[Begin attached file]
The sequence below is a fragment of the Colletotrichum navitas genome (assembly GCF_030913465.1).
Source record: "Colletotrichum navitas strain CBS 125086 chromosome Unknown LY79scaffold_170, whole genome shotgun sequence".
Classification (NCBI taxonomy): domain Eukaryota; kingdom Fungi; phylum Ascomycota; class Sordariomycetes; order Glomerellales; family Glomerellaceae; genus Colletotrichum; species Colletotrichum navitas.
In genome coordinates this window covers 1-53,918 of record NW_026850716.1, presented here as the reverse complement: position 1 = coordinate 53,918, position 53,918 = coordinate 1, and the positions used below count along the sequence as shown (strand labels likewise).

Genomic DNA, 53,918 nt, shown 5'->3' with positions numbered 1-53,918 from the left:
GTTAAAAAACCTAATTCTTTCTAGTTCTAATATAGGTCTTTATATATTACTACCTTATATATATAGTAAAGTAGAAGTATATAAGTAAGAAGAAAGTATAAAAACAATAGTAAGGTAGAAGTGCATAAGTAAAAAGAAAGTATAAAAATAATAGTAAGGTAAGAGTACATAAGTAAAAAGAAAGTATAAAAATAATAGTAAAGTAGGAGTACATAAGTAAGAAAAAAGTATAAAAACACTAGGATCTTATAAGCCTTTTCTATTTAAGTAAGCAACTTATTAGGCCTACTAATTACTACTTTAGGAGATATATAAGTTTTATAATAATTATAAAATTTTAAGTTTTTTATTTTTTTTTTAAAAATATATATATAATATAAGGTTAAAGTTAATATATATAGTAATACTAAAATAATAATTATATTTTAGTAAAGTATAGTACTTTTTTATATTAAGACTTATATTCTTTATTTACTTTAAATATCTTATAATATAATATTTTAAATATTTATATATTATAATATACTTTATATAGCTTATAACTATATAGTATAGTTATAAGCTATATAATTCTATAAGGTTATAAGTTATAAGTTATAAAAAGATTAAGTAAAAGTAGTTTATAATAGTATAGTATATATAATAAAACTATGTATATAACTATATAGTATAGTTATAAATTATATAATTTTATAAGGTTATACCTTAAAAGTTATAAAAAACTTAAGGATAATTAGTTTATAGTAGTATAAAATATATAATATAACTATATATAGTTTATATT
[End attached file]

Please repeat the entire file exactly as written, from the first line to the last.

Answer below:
The sequence below is a fragment of the Colletotrichum navitas genome (assembly GCF_030913465.1).
Source record: "Colletotrichum navitas strain CBS 125086 chromosome Unknown LY79scaffold_170, whole genome shotgun sequence".
Classification (NCBI taxonomy): domain Eukaryota; kingdom Fungi; phylum Ascomycota; class Sordariomycetes; order Glomerellales; family Glomerellaceae; genus Colletotrichum; species Colletotrichum navitas.
In genome coordinates this window covers 1-53,918 of record NW_026850716.1, presented here as the reverse complement: position 1 = coordinate 53,918, position 53,918 = coordinate 1, and the positions used below count along the sequence as shown (strand labels likewise).

Genomic DNA, 53,918 nt, shown 5'->3' with positions numbered 1-53,918 from the left:
GTTAAAAAACCTAATTCTTTCTAGTTCTAATATAGGTCTTTATATATTACTACCTTATATATATAGTAAAGTAGAAGTATATAAGTAAGAAGAAAGTATAAAAACAATAGTAAGGTAGAAGTGCATAAGTAAAAAGAAAGTATAAAAATAATAGTAAGGTAAGAGTACATAAGTAAAAAGAAAGTATAAAAATAATAGTAAAGTAGGAGTACATAAGTAAGAAAAAAGTATAAAAACACTAGGATCTTATAAGCCTTTTCTATTTAAGTAAGCAACTTATTAGGCCTACTAATTACTACTTTAGGAGATATATAAGTTTTATAATAATTATAAAATTTTAAGTTTTTTATTTTTTTTTTAAAAATATATATATAATATAAGGTTAAAGTTAATATATATAGTAATACTAAAATAATAATTATATTTTAGTAAAGTATAGTACTTTTTTATATTAAGACTTATATTCTTTATTTACTTTAAATATCTTATAATATAATATTTTAAATATTTATATATTATAATATACTTTATATAGCTTATAACTATATAGTATAGTTATAAGCTATATAATTCTATAAGGTTATAAGTTATAAGTTATAAAAAGATTAAGTAAAAGTAGTTTATAATAGTATAGTATATATAATAAAACTATGTATATAACTATATAGTATAGTTATAAATTATATAATTTTATAAGGTTATACCTTAAAAGTTATAAAAAACTTAAGGATAATTAGTTTATAGTAGTATAAAATATATAATATAACTATATATAGTTTATATT